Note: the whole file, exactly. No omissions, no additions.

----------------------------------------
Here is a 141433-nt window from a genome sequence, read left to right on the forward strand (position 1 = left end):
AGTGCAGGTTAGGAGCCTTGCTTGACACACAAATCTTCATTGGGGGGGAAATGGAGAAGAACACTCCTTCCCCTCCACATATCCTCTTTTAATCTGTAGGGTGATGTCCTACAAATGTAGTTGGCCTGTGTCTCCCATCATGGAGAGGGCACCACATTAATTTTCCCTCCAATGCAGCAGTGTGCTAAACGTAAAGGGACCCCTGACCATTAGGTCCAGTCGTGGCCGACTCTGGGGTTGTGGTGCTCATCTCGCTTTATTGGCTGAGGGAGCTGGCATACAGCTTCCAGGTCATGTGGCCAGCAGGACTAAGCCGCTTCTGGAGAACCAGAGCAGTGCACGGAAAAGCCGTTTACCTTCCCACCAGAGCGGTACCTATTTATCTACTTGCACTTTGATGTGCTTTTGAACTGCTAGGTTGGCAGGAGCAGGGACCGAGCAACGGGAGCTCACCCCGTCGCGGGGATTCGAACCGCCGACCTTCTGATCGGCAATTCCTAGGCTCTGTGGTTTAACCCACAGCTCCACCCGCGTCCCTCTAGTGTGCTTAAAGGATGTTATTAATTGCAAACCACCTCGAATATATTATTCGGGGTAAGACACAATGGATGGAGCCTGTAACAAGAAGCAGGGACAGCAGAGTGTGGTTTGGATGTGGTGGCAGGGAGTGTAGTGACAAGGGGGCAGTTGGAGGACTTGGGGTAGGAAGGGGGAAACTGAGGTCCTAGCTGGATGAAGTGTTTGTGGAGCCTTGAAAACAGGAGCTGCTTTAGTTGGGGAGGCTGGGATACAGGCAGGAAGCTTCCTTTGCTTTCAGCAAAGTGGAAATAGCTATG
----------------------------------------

Here is a 141433-nt window from a genome sequence, read left to right on the forward strand (position 1 = left end):
AGTGCAGGTTAGGAGCCTTGCTTGACACACAAATCTTCATTGGGGGGGAAATGGAGAAGAACACTCCTTCCCCTCCACATATCCTCTTTTAATCTGTAGGGTGATGTCCTACAAATGTAGTTGGCCTGTGTCTCCCATCATGGAGAGGGCACCACATTAATTTTCCCTCCAATGCAGCAGTGTGCTAAACGTAAAGGGACCCCTGACCATTAGGTCCAGTCGTGGCCGACTCTGGGGTTGTGGTGCTCATCTCGCTTTATTGGCTGAGGGAGCTGGCATACAGCTTCCAGGTCATGTGGCCAGCAGGACTAAGCCGCTTCTGGAGAACCAGAGCAGTGCACGGAAAAGCCGTTTACCTTCCCACCAGAGCGGTACCTATTTATCTACTTGCACTTTGATGTGCTTTTGAACTGCTAGGTTGGCAGGAGCAGGGACCGAGCAACGGGAGCTCACCCCGTCGCGGGGATTCGAACCGCCGACCTTCTGATCGGCAATTCCTAGGCTCTGTGGTTTAACCCACAGCTCCACCCGCGTCCCTCTAGTGTGCTTAAAGGATGTTATTAATTGCAAACCACCTCGAATATATTATTCGGGGTAAGACACAATGGATGGAGCCTGTAACAAGAAGCAGGGACAGCAGAGTGTGGTTTGGATGTGGTGGCAGGGAGTGTAGTGACAAGGGGGCAGTTGGAGGACTTGGGGTAGGAAGGGGGAAACTGAGGTCCTAGCTGGATGAAGTGTTTGTGGAGCCTTGAAAACAGGAGCTGCTTTAGTTGGGGAGGCTGGGATACAGGCAGGAAGCTTCCTTTGCTTTCAGCAAAGTGGAAATAGCTATG